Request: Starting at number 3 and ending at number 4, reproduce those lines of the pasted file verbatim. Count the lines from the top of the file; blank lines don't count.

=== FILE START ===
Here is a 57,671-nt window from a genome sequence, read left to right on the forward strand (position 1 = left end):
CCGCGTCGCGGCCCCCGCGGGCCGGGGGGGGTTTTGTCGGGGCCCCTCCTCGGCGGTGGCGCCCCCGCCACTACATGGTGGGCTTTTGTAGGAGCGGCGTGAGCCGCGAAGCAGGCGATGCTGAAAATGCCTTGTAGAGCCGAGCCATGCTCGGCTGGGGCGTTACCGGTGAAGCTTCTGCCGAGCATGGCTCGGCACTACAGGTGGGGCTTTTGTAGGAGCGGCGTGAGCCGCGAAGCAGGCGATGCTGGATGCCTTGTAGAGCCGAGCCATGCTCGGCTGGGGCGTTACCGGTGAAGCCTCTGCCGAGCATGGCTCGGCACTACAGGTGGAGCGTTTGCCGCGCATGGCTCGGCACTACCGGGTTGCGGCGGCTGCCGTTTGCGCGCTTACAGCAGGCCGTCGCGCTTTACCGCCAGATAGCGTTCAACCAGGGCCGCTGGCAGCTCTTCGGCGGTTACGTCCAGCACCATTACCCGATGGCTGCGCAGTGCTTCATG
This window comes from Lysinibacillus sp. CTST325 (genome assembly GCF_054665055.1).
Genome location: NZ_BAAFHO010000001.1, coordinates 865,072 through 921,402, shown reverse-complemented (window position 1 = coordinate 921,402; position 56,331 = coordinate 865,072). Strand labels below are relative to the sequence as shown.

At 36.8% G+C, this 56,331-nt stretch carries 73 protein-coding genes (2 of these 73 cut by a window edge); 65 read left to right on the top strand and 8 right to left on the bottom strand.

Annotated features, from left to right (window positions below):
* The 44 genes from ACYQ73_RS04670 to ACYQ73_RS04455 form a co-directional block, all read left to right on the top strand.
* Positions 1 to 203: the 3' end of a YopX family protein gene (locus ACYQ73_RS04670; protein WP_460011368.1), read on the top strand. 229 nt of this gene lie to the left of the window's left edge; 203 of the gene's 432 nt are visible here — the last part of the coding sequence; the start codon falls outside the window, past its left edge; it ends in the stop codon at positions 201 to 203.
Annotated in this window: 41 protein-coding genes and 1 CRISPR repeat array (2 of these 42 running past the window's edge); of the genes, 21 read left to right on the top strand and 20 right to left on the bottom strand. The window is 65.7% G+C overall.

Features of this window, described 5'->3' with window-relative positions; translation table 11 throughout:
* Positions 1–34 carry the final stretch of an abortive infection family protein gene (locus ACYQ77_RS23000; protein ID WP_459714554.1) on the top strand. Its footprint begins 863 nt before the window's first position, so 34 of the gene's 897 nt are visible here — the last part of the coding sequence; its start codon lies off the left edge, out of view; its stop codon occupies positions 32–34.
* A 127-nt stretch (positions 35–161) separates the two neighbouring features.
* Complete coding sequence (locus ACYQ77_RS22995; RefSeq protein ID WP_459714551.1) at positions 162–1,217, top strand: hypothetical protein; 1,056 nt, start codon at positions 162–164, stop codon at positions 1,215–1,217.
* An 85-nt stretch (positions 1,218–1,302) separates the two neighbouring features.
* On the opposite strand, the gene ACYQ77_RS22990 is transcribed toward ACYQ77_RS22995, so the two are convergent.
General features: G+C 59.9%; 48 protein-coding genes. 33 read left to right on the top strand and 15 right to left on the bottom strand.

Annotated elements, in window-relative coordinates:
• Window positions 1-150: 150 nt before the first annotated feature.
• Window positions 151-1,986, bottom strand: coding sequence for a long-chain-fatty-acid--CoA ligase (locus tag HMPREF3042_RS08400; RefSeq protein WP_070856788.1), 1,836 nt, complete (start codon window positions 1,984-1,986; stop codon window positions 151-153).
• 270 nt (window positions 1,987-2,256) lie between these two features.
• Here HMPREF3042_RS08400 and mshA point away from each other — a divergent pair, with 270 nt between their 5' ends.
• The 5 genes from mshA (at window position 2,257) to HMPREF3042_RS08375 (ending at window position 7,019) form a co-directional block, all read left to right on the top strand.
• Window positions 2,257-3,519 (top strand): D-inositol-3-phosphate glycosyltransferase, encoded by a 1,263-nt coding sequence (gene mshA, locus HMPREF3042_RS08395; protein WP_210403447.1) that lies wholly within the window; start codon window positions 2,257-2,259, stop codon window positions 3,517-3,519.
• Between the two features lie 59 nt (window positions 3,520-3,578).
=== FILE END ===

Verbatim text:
This window comes from Lysinibacillus sp. CTST325 (genome assembly GCF_054665055.1).
Genome location: NZ_BAAFHO010000001.1, coordinates 865,072 through 921,402, shown reverse-complemented (window position 1 = coordinate 921,402; position 56,331 = coordinate 865,072). Strand labels below are relative to the sequence as shown.